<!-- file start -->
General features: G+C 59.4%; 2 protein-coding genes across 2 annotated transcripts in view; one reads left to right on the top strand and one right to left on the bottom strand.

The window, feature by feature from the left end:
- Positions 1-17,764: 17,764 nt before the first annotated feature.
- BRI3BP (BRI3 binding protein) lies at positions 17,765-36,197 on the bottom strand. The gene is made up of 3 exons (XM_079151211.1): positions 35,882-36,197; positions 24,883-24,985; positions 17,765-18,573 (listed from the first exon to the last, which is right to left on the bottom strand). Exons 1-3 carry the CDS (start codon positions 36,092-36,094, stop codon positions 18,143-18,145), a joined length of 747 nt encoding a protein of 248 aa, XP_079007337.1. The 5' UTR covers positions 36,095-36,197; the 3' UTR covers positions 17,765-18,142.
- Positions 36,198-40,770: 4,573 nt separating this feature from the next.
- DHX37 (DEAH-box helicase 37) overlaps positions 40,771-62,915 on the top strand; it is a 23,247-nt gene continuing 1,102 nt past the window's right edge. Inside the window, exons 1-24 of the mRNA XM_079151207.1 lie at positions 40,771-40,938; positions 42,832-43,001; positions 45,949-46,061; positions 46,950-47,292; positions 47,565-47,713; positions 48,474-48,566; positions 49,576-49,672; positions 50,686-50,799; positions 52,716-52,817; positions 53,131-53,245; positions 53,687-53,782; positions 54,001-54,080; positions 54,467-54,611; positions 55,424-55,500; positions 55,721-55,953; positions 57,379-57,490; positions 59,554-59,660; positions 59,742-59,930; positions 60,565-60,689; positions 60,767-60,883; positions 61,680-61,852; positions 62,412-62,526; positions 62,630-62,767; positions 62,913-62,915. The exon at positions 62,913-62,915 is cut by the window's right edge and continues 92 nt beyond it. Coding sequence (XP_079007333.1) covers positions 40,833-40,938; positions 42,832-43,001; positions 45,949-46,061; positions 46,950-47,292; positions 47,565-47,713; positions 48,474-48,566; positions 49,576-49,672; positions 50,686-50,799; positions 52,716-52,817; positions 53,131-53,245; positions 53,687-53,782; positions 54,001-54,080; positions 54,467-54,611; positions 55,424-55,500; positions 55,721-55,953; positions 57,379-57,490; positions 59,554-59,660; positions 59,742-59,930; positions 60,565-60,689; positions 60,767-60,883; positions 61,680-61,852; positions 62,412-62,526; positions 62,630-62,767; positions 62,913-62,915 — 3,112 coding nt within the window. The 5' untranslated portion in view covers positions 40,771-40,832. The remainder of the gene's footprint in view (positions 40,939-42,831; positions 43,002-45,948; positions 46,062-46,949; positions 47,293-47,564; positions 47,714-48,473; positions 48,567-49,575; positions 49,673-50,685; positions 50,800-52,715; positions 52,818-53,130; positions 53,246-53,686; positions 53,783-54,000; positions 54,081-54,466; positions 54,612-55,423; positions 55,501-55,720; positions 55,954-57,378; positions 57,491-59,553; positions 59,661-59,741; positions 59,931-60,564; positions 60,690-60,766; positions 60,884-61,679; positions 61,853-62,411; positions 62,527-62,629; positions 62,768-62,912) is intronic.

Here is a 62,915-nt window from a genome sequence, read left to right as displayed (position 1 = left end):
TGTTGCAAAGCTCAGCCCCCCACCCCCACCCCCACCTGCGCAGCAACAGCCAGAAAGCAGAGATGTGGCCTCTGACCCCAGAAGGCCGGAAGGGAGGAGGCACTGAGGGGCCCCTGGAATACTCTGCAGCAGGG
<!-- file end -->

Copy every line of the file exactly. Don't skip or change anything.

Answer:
General features: G+C 59.4%; 2 protein-coding genes across 2 annotated transcripts in view; one reads left to right on the top strand and one right to left on the bottom strand.

The window, feature by feature from the left end:
- Positions 1-17,764: 17,764 nt before the first annotated feature.
- BRI3BP (BRI3 binding protein) lies at positions 17,765-36,197 on the bottom strand. The gene is made up of 3 exons (XM_079151211.1): positions 35,882-36,197; positions 24,883-24,985; positions 17,765-18,573 (listed from the first exon to the last, which is right to left on the bottom strand). Exons 1-3 carry the CDS (start codon positions 36,092-36,094, stop codon positions 18,143-18,145), a joined length of 747 nt encoding a protein of 248 aa, XP_079007337.1. The 5' UTR covers positions 36,095-36,197; the 3' UTR covers positions 17,765-18,142.
- Positions 36,198-40,770: 4,573 nt separating this feature from the next.
- DHX37 (DEAH-box helicase 37) overlaps positions 40,771-62,915 on the top strand; it is a 23,247-nt gene continuing 1,102 nt past the window's right edge. Inside the window, exons 1-24 of the mRNA XM_079151207.1 lie at positions 40,771-40,938; positions 42,832-43,001; positions 45,949-46,061; positions 46,950-47,292; positions 47,565-47,713; positions 48,474-48,566; positions 49,576-49,672; positions 50,686-50,799; positions 52,716-52,817; positions 53,131-53,245; positions 53,687-53,782; positions 54,001-54,080; positions 54,467-54,611; positions 55,424-55,500; positions 55,721-55,953; positions 57,379-57,490; positions 59,554-59,660; positions 59,742-59,930; positions 60,565-60,689; positions 60,767-60,883; positions 61,680-61,852; positions 62,412-62,526; positions 62,630-62,767; positions 62,913-62,915. The exon at positions 62,913-62,915 is cut by the window's right edge and continues 92 nt beyond it. Coding sequence (XP_079007333.1) covers positions 40,833-40,938; positions 42,832-43,001; positions 45,949-46,061; positions 46,950-47,292; positions 47,565-47,713; positions 48,474-48,566; positions 49,576-49,672; positions 50,686-50,799; positions 52,716-52,817; positions 53,131-53,245; positions 53,687-53,782; positions 54,001-54,080; positions 54,467-54,611; positions 55,424-55,500; positions 55,721-55,953; positions 57,379-57,490; positions 59,554-59,660; positions 59,742-59,930; positions 60,565-60,689; positions 60,767-60,883; positions 61,680-61,852; positions 62,412-62,526; positions 62,630-62,767; positions 62,913-62,915 — 3,112 coding nt within the window. The 5' untranslated portion in view covers positions 40,771-40,832. The remainder of the gene's footprint in view (positions 40,939-42,831; positions 43,002-45,948; positions 46,062-46,949; positions 47,293-47,564; positions 47,714-48,473; positions 48,567-49,575; positions 49,673-50,685; positions 50,800-52,715; positions 52,818-53,130; positions 53,246-53,686; positions 53,783-54,000; positions 54,081-54,466; positions 54,612-55,423; positions 55,501-55,720; positions 55,954-57,378; positions 57,491-59,553; positions 59,661-59,741; positions 59,931-60,564; positions 60,690-60,766; positions 60,884-61,679; positions 61,853-62,411; positions 62,527-62,629; positions 62,768-62,912) is intronic.

Here is a 62,915-nt window from a genome sequence, read left to right as displayed (position 1 = left end):
TGTTGCAAAGCTCAGCCCCCCACCCCCACCCCCACCTGCGCAGCAACAGCCAGAAAGCAGAGATGTGGCCTCTGACCCCAGAAGGCCGGAAGGGAGGAGGCACTGAGGGGCCCCTGGAATACTCTGCAGCAGGG